If Our Myths Have Failed Us...
An excerpt from
An Idiot’s Momentum – How the Mishandling of Myth Has Left Us Oblivious to God & Ourselves in a Nation at War
by Gary Rosenthal
If our myths have failed us, if we have been living in an age when the myths haven’t been working, perhaps it is because we have failed to understand myths; failed to recognize a myth when we see one, or to recognize what their real referent is. If our myths have failed us, perhaps it is also because we have continued to view them from a particular point of view that precludes a more integral understanding – the same failure of understanding that we have often brought to the word “God.” And this failure is no different than the confusion we experience in knowing ourselves – a confusion that leaves us dissociated from what has been termed “The Great Matter.”
In one way or another myths are about The Great Matter. They can speak to what we really are, while pointing ever away from what we have taken ourselves to be until now. They may also thus concern what stands in the way of coming to know ourselves, and living a true life. They are a way of speaking about what everything is made of, and from whence it all comes. This what is not found in our table of the elements, unless we read it with special glasses.
Myths are these special glasses, which might provide a view into our deeper nature, but they may also reflect how we lose the way, how we get lost and subsequently found. Wisely read, myths are like collective dreams that provide orientation as we navigate our way in a mysterious universe. They reveal powers – as well as obstructions – that seem to come from another world.
Myths are like breadcrumbs left by our ancestors that we might follow on our way to a metaphoric home that lies at the center of an equally metaphoric universe, a homeland akin to Jerusalem – only this homeland and the security that is experienced there is found on no map from Rand McNally – and thus why we need myth, for the orientation they provide may not be readily found anywhere else.
Myths occur in a liminal space, connecting two realms, such as time and eternity, then and now, the left and right hemispheres of the brain, or different tiers of consciousness. In this way they are portals, openings… like the entrance of caves, or the shape of our wounds. We enter a myth at our own peril, though failing to properly engage with a myth brings another kind of peril – the kind, when usefully read, the myth might save us from.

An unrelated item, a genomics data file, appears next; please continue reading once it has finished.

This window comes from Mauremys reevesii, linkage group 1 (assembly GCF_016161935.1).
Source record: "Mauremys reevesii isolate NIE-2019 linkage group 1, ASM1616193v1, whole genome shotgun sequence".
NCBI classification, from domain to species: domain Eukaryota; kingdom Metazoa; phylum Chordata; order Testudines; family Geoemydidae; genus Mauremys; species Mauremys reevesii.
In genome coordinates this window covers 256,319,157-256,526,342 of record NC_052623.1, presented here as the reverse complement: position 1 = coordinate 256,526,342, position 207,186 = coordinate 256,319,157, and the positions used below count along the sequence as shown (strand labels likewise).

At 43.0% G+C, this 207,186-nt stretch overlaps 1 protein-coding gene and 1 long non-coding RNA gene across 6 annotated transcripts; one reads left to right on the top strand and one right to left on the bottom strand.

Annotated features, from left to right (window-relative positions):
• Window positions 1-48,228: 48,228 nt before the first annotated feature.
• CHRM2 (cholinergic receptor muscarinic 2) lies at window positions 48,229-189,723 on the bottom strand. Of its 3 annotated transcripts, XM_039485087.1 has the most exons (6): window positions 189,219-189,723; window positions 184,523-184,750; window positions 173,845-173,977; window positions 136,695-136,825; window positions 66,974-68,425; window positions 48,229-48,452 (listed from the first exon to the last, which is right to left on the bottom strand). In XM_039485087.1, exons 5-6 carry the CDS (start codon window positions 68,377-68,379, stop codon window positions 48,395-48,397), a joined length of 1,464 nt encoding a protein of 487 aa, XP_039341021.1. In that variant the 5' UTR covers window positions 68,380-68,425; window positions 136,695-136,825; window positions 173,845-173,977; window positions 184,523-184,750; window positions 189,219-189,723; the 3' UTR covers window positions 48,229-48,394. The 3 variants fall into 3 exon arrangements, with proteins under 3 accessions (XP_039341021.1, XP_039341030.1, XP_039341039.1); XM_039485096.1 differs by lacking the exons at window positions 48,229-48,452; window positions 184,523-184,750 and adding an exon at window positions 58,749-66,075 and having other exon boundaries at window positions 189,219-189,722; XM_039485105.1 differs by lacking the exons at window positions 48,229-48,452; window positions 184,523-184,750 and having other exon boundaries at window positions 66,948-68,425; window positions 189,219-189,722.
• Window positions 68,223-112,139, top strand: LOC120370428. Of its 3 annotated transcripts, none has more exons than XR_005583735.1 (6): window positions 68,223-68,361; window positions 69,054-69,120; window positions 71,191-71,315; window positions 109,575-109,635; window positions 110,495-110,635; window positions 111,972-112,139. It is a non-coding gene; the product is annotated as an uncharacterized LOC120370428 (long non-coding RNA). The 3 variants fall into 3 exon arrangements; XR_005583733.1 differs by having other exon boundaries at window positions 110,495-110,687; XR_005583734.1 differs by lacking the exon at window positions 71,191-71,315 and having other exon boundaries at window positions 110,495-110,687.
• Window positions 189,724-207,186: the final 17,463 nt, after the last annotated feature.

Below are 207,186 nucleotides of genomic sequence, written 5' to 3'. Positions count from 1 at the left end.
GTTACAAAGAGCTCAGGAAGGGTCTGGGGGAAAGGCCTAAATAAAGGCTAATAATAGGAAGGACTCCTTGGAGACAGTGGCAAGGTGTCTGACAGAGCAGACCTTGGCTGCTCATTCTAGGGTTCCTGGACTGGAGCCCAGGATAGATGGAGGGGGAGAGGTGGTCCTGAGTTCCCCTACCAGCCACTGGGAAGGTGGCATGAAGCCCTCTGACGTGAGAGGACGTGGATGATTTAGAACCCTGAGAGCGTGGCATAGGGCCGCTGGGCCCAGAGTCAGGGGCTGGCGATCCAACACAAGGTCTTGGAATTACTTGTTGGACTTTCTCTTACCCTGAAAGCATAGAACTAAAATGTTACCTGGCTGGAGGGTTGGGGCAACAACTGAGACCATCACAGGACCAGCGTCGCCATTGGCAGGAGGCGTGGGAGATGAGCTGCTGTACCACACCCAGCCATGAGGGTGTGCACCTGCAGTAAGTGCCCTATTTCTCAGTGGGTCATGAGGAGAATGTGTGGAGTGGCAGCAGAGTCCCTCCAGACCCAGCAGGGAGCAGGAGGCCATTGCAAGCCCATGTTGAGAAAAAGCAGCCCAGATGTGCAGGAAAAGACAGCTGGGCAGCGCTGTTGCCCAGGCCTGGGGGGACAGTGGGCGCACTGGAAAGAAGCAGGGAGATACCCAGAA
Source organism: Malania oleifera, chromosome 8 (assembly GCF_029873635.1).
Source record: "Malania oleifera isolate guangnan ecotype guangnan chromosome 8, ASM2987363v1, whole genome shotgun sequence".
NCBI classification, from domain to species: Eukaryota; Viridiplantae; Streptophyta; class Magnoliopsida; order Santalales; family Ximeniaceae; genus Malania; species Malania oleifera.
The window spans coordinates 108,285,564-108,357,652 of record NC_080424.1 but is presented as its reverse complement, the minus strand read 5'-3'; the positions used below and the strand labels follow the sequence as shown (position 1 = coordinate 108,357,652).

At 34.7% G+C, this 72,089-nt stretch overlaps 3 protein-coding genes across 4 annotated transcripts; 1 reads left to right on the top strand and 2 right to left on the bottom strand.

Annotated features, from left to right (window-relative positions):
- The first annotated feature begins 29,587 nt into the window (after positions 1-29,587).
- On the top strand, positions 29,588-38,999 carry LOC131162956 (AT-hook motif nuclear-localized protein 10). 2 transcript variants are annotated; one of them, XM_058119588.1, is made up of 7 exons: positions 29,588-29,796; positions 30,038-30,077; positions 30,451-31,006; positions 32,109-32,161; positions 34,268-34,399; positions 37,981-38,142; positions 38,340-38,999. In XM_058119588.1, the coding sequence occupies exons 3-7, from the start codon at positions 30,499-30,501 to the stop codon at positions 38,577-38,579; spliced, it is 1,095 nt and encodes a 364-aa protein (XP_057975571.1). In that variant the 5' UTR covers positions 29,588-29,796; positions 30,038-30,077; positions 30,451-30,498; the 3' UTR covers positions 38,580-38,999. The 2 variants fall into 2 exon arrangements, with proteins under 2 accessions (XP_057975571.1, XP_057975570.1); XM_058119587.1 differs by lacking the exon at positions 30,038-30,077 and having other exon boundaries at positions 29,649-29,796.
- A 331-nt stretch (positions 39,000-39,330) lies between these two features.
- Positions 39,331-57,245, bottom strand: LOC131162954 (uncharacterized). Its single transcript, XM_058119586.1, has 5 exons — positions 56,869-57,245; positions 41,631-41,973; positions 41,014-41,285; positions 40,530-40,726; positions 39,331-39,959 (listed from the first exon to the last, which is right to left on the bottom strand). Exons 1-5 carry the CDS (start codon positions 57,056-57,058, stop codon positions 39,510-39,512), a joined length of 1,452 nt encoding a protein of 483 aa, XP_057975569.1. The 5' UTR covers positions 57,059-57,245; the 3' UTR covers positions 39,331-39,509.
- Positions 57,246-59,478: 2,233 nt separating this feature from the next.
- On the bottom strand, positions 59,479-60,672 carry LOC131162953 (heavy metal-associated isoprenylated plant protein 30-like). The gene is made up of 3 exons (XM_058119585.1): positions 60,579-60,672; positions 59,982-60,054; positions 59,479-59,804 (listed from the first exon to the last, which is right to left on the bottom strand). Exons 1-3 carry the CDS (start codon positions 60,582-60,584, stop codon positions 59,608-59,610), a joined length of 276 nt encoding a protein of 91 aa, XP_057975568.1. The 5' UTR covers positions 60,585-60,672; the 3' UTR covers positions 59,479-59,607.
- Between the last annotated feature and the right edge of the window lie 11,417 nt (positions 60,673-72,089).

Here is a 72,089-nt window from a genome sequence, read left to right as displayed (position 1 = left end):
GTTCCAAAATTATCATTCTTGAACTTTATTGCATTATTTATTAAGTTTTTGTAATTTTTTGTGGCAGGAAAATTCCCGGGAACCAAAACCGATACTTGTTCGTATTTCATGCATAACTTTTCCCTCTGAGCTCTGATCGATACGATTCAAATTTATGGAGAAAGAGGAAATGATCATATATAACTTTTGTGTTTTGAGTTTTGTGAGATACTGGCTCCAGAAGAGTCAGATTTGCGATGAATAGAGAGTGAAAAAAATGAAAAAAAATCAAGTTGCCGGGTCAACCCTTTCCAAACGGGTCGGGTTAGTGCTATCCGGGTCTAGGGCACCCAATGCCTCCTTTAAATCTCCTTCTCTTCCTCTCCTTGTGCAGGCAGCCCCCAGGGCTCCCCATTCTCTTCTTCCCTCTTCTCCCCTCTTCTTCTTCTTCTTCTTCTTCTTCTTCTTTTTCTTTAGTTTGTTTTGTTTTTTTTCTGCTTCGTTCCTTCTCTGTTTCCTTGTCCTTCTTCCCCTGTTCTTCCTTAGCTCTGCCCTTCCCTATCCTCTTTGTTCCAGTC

Like life itself, in myths we encounter the unexpected, the unexplainable, and much that seems “unreal” from our normal point of view. Myths can thus serve to shift the assemblage point, the customary position of our perceptual stance. The purpose here is to take you from where you have been for so long, to where you need to go – or to experience where you have always been, but seeing it now with new eyes.
Myths contain living metaphors, which may be differently understood depending upon the nature of the time, our stage of consciousness, or the life situation of those for whom the myth was originally told. These metaphors are like hooks that might grab you, ways for you to enter the story. Like Sufi stories or Zen koans, myths are booby-trapped stories for you to enter. They are constructed to set something off in you.
But for myths to work their magic and help reorient us to the mystery which is life itself, we need to look at them in a new way – not like an engineer trying to figure out how something works, and not like a pamphleteer or a true believer who has finally found the meaning of life, as if that could be encapsulated, now and forever. We have tried to read myths in this way – but also condescendingly, as if they are but a quaint piece of folklore having nothing to do with our own contemporary lives – and both of these approaches have gotten us into trouble.
The symbolic metaphors that are found in myths cannot be concretized, once and for all. Or at least, they shouldn’t be – for as we have seen earlier in this book, the concretization of the symbol has also gotten us into trouble. The symbol, for it to remain alive, needs to open out, needs to be able to find new meaning, a meaning that is ever shifting, and thus capable of reflecting the time in which we actually live – which also is ever-shifting. Like a great work of art, a myth may thus say something to us at one moment in our lives, and say something else at another juncture. This is what keeps a myth fresh and useful to us. As Jung once reminded us, a symbol is always pointing toward something else, a something that is fundamentally unknown and mysterious. Perhaps like God. Perhaps like ourselves.